How to Prevent Sore Nipples from Breastfeeding!
Many mothers who begin to nurse their babies come to believe that sore nipples are part and parcel of the breastfeeding process. Lactation experts disagree. According to them, pain signals that something is probably wrong with the way you’re breastfeeding your child.
Why do nipples get sore after breastfeeding?
Your nipples need time to adjust to all the attention it is getting suddenly. Plus, you will inevitably cause yourself grazes and splits in the process of learning how to correctly breastfeed. Don’t let this deter you, continue feeding your baby. It is only natural that your nipples will be sore in the early days, it is not accustomed to being worked out. However, this soreness should go away with time.
If this is not the case, you may not be using a breast pump correctly, have a poor breastfeeding latch or might be developing an infection. You can prevent sore nipples from breastfeeding by employing the following precautionary measures –
- Assume a comfortable breastfeeding position – It will ensure a good latch for your child. Use the football clutch hold or the cross-cradle hold – it will enable you to view your nipple and the baby’s mouth at the same time. You could also use a nursing footstool/pillow to lift your lap and raise your child’s mouth to your breast level. Bring your child up towards you instead of leaning down as leaning down can strain your neck, back and arms. Alternate breastfeeding postures, so your baby can focus on different parts of your nipple and not the same spot over and over again. It will prevent one area of your nipple from overuse and work to reduce nipple soreness.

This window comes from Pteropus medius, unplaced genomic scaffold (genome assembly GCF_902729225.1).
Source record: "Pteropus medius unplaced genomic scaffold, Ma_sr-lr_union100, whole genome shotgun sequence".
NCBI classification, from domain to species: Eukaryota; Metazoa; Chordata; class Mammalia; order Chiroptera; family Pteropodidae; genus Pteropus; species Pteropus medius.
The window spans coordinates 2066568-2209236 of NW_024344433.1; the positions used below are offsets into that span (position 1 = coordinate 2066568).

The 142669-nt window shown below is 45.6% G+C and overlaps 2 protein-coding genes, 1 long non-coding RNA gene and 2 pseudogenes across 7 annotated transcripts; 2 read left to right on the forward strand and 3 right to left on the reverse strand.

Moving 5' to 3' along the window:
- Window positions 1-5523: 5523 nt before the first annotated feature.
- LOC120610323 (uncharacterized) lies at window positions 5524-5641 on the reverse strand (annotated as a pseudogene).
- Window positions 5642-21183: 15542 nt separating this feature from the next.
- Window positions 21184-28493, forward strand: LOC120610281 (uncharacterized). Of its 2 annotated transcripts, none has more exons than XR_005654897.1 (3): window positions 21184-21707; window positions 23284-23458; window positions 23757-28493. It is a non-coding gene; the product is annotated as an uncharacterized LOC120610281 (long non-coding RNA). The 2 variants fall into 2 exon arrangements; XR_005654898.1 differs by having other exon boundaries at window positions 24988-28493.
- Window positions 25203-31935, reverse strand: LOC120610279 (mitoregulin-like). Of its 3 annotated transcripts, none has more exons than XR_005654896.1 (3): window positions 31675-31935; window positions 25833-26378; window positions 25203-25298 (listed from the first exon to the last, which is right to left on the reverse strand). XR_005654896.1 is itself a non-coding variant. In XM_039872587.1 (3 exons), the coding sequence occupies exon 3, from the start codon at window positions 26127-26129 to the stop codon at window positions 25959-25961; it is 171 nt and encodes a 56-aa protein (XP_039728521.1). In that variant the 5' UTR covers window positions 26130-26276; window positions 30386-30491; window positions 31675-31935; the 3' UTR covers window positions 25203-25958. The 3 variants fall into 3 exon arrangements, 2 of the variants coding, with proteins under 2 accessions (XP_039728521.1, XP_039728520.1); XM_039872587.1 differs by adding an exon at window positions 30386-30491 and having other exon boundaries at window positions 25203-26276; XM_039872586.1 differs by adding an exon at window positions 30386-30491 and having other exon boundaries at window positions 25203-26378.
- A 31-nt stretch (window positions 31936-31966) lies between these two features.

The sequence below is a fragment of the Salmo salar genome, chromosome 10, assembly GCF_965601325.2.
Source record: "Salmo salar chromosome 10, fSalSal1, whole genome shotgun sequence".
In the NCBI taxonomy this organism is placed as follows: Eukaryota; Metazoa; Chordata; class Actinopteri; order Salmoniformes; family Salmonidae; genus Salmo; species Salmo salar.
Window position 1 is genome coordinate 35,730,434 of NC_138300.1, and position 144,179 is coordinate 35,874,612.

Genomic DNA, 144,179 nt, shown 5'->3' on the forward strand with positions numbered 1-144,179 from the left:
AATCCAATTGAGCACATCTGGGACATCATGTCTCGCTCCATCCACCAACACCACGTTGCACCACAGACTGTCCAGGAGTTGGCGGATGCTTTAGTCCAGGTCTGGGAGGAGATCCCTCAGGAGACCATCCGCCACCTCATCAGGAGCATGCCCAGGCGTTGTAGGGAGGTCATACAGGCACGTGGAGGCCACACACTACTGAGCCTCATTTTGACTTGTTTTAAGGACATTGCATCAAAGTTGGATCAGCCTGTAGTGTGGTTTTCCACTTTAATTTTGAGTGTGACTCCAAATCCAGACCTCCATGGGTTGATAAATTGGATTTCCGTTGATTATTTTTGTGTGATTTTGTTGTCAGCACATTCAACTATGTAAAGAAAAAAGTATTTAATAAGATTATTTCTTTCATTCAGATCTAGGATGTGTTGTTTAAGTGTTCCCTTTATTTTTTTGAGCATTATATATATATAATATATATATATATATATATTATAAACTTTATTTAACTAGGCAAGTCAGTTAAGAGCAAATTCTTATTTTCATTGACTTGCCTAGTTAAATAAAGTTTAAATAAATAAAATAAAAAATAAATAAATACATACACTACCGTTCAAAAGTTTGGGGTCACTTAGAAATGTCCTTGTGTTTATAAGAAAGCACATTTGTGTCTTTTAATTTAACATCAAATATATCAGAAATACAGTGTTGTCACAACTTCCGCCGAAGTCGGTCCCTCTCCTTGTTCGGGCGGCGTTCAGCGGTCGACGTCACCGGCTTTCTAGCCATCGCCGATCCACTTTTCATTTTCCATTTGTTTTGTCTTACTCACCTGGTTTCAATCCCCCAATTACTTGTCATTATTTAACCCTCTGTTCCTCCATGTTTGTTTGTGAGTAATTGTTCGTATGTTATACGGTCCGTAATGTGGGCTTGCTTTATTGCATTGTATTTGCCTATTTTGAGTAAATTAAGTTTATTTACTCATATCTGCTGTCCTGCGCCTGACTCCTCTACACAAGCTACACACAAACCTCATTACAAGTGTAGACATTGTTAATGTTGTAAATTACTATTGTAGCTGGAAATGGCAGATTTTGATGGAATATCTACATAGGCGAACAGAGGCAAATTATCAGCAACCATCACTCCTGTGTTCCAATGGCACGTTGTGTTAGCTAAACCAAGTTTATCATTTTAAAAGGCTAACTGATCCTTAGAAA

- Allow your child to find his/her own latch – Newborns are innately trained to find their mother’s latch without any external help. As long as the mother brings her baby near her breast, the child will bob his/her head and adjust their head in the position most suited to find a latch onto their mother’s breast. It may take a little more time than introducing a latch to your baby, but it will be less painful.
- Be careful when you detach your baby from your breast – A strong seal is created between the baby’s mouth and your breast when the baby breastfeeds well. The baby may break this seal by itself after feeding or continue to stay attached. If you pull him/her off your breast without breaking this contact first, you can risk hurt and damage to your breasts and nipples. Slide a finger inside your baby’s mouth to gently break the suction. Then shield your nipple from the baby’s mouth as you remove him/her, so the baby cannot bite on it in protest. You will settle down and ease into a painless way to detach your child from your breast after feeding with enough practice.
Breast-feeding need not be associated with nipple soreness. Follow the above tips and decrease the chances of nipple soreness from breastfeeding.
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